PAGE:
Two Rules Of JavaScript Async/Await

Ever wanted to write a JavaScript function that makes a HTTP request and then returns the results? Sounds simple, but the “and then” part of that sentence includes a lot of complexity. That is because when you make an HTTP request — it is performed asynchronously. This applies to jQuery AJAx, fetch, Axios, Nodes’s HTTPS module, etc.

I’m not going to cover callbacks and promises. I want to ask you to forget about all that and learn two rules. With those rules, and a modern JavaScript runtime, you can write a function that solves the requirement I gave before in a few, highly readable lines, using async/ await.

I say highly-readable because what I love about async/ await is that you can read the code and get a much easier sense of what is going on. Instead of understanding then/when/catch/error/whatever, you see the request on one line and on the next line you see what is done with it.

In this post, I’m going to give you two basic rules of async/ await and some practical examples of their use. It’s a hard to explain this concept, but the code is short and readable, so you should be comfortable, when you’re done to start experimenting with this new API.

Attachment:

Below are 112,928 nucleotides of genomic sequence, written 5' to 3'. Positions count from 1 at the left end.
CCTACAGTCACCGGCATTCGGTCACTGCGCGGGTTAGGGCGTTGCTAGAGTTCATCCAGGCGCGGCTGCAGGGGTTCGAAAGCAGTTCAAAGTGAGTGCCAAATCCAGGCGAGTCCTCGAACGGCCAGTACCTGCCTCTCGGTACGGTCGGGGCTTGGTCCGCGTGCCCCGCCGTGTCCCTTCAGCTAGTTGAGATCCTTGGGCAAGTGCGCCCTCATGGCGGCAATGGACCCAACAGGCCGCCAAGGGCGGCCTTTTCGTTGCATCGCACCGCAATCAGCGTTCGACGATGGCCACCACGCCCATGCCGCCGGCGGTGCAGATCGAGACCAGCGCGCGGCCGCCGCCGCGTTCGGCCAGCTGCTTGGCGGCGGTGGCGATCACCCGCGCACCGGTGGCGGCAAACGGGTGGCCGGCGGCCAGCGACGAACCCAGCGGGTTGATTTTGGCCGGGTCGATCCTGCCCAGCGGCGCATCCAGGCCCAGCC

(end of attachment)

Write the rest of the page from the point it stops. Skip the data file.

Rule One Of Aysnc/ Await

You Must Use The await Keyword Only In Closure That Is Declared With The async keyword.

Inside of this closure, we may use awaitbecause the async keyword is used when declaring the function.

The await keyword is the real magic of async/ await. Before you can use it –see rule two — you must know rule one. Rule one shows us how to create closure that can use the await keyword. How? We type the async keyword before a function. 

Got that? That’s rule one, you’ll see examples when I explain rule two under the next heading.

Rule Two

Inside Of An async Closure, If Another async Function Is called With The await Keyword, The Next Line Will Not Run Until That Line’s Promise Has Resolved.